Military leaders seek measures to end food insecurity among service members

One in four active duty military members has some level of food insecurity according to numbers reported by a recent RAND Corporation study.  While it may not be a new problem, senior enlisted military leaders who testified on Capitol Hill last week said economic challenges over the past year have added to food insecurity.

Secretary of Defense Lloyd Austin commissioned the RAND study after the fiscal 2020 National Defense Authorization Act directed the secretary to provide a report on food insecurity among members of the armed forces and their dependents.

After years of reports on hunger, including similar conclusions in a biennial report on service members put out by the Pentagon, the Defense Department has at least one new program to directly address the problem.

This year, the military began adding a new benefit for service members at greatest risk of food insecurity. The Basic Needs Allowance (BNA) provides a monthly stipend for service members whose gross household income falls below 130% of federal poverty guidelines. The allowance adjusts the member’s income to the 130% level. So if a military member has an adjusted monthly income that is $500 below that level, the BNA would provide $500.

Members of the House Armed Services Committee (HASC) military personnel subcommittee got an update last week on the problem from non-commissioned leaders in each of the military services. Sergeant Major of the Army Michael Grinston said the BNA offered some help towards making sure soldiers could pay for food.

“I want to say that no soldier should ever have to miss a meal. No soldier, no family should be food insecure in our military. And I do want to thank this committee and everyone for the Basic Needs Allowance, for allowing us to increase some of the pay for our service members,” Grinston said.

Service members qualify for the BNA after their military branch does an initial screening. If it looks like the member qualifies, they get notified that they can apply for the subsidy. A member can also apply without getting notice of a screening. If their application is accepted, they get the extra allowance on a monthly basis, and they have to apply to requalify for it each year.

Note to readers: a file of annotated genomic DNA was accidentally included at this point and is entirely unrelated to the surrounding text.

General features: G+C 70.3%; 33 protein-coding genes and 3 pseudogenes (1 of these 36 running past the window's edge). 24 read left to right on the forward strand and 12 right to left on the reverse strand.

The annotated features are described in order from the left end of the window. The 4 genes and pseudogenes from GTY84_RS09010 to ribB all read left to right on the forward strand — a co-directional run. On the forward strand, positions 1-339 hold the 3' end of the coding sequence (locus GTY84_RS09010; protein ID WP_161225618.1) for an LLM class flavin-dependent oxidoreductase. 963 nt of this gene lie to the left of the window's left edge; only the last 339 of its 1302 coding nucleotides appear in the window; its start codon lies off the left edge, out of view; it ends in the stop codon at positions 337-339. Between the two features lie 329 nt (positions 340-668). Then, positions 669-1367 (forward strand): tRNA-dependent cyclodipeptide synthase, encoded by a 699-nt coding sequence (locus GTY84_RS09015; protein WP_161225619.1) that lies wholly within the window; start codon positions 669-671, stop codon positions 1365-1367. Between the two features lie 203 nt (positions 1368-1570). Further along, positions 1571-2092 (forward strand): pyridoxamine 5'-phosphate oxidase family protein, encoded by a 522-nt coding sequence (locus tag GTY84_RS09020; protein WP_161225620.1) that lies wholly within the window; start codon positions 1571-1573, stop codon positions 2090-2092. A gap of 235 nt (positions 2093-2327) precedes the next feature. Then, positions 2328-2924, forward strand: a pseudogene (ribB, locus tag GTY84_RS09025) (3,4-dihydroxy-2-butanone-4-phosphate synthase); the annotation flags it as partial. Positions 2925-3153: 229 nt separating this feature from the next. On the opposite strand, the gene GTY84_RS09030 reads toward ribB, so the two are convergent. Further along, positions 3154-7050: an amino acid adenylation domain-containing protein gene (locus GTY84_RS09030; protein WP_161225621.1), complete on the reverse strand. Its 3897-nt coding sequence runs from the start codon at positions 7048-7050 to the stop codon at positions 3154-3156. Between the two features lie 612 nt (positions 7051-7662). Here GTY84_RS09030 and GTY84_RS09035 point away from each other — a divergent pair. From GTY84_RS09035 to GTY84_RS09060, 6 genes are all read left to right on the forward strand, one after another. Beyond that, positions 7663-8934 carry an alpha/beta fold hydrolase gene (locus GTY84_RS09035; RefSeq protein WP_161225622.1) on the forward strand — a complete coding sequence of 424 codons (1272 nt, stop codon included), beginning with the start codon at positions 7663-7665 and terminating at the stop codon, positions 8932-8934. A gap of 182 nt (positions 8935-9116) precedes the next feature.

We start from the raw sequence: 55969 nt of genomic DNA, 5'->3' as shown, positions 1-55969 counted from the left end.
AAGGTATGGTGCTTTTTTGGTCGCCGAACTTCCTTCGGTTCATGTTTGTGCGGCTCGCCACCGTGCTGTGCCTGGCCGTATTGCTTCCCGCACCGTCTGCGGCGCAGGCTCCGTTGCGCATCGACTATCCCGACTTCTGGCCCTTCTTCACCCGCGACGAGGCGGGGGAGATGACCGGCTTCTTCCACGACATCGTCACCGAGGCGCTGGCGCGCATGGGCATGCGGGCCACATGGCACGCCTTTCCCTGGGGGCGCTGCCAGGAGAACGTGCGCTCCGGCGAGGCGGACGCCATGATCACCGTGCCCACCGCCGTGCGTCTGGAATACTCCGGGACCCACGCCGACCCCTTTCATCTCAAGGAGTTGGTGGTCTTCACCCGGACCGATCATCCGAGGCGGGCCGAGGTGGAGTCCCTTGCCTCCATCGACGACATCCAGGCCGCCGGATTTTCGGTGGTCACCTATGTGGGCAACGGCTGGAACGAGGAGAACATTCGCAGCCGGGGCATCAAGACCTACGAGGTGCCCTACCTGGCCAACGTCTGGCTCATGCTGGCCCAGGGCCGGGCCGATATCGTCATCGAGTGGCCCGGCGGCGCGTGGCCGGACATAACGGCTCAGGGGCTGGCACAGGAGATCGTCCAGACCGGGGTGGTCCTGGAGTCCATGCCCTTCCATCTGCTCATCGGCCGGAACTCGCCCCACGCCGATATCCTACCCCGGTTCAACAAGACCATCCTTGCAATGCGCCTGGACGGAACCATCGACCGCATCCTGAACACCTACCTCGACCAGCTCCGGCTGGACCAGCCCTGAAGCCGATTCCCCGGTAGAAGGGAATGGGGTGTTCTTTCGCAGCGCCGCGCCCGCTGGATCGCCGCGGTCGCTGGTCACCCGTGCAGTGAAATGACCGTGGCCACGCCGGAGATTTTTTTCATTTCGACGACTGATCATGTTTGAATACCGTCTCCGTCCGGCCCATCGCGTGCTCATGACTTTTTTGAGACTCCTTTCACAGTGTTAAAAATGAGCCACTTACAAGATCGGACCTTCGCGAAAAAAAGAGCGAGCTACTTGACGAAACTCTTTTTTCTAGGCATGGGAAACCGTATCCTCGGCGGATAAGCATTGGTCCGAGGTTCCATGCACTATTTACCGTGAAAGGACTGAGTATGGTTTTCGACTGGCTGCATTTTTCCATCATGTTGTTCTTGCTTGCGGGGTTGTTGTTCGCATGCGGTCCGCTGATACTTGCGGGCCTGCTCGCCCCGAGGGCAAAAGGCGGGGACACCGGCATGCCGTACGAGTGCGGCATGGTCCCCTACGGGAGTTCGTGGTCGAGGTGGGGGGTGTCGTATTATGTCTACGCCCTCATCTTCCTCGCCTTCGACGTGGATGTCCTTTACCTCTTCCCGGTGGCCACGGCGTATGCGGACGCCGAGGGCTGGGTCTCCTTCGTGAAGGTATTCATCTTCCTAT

But many service members show reluctance to ask for help. The RAND study reported that of those members classified as food insecure in 2018, only 14% reported using food assistance. When asked, many cited concerns about their security clearances as a reason not to seek food or financial assistance.

“The numbers are really hard to track. We’ve been trying to figure this out for the past several years,” said Chief Master Sergeant of the Air Force JoAnne Bass “Some of it is largely in part because you only understand the numbers of people who might self-identify, but there’s a lot of folks who won’t self-identify that they need assistance. We’ve really engaged our command teams, our first sergeants to help us ensure that we are getting a really good look at what’s going on at the grassroots level.”

The Pentagon’s proposed budget for fiscal 2024 targets some of the issues related to food insecurity. The budget has a 5.2% pay raise for both uniformed and civilian (DoD) employees. Additionally, the basic allowance for housing would increase by 4.2%, and basic allowance for subsistence, the money for food, would go up by 3.2%.  The pay raise would be the highest in 20 years and the housing and subsistence increases the highest in 40 years.

The senior enlisted leaders testifying before HASC agreed that higher pay was the real solution, and anything else was more of a band-aid.

“We really need to take a holistic look at military pay and compensation, we need a holistic look at our health care for service members and their families to make sure that the decisions we make today are helpful to the future that we’ve got to have,” said Bass.

 

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